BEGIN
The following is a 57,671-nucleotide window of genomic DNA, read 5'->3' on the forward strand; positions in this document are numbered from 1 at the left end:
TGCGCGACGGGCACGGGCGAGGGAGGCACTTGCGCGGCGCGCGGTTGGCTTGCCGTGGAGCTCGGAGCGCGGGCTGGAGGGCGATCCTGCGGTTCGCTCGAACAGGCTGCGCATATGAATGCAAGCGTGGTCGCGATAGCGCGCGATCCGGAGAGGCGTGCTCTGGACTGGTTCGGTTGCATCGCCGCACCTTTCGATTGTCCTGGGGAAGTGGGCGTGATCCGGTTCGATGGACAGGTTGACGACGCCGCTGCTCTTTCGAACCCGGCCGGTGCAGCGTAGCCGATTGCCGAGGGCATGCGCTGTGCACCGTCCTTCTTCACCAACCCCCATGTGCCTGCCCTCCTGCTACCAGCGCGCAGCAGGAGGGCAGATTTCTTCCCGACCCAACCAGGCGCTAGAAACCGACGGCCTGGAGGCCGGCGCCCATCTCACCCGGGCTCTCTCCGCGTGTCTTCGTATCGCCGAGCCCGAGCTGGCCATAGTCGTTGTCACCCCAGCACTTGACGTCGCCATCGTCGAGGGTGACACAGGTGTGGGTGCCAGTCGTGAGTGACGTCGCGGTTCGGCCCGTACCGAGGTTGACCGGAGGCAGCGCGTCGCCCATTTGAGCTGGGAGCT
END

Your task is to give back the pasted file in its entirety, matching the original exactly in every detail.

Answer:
The following is a 57,671-nucleotide window of genomic DNA, read 5'->3' on the forward strand; positions in this document are numbered from 1 at the left end:
TGCGCGACGGGCACGGGCGAGGGAGGCACTTGCGCGGCGCGCGGTTGGCTTGCCGTGGAGCTCGGAGCGCGGGCTGGAGGGCGATCCTGCGGTTCGCTCGAACAGGCTGCGCATATGAATGCAAGCGTGGTCGCGATAGCGCGCGATCCGGAGAGGCGTGCTCTGGACTGGTTCGGTTGCATCGCCGCACCTTTCGATTGTCCTGGGGAAGTGGGCGTGATCCGGTTCGATGGACAGGTTGACGACGCCGCTGCTCTTTCGAACCCGGCCGGTGCAGCGTAGCCGATTGCCGAGGGCATGCGCTGTGCACCGTCCTTCTTCACCAACCCCCATGTGCCTGCCCTCCTGCTACCAGCGCGCAGCAGGAGGGCAGATTTCTTCCCGACCCAACCAGGCGCTAGAAACCGACGGCCTGGAGGCCGGCGCCCATCTCACCCGGGCTCTCTCCGCGTGTCTTCGTATCGCCGAGCCCGAGCTGGCCATAGTCGTTGTCACCCCAGCACTTGACGTCGCCATCGTCGAGGGTGACACAGGTGTGGGTGCCAGTCGTGAGTGACGTCGCGGTTCGGCCCGTACCGAGGTTGACCGGAGGCAGCGCGTCGCCCATTTGAGCTGGGAGCT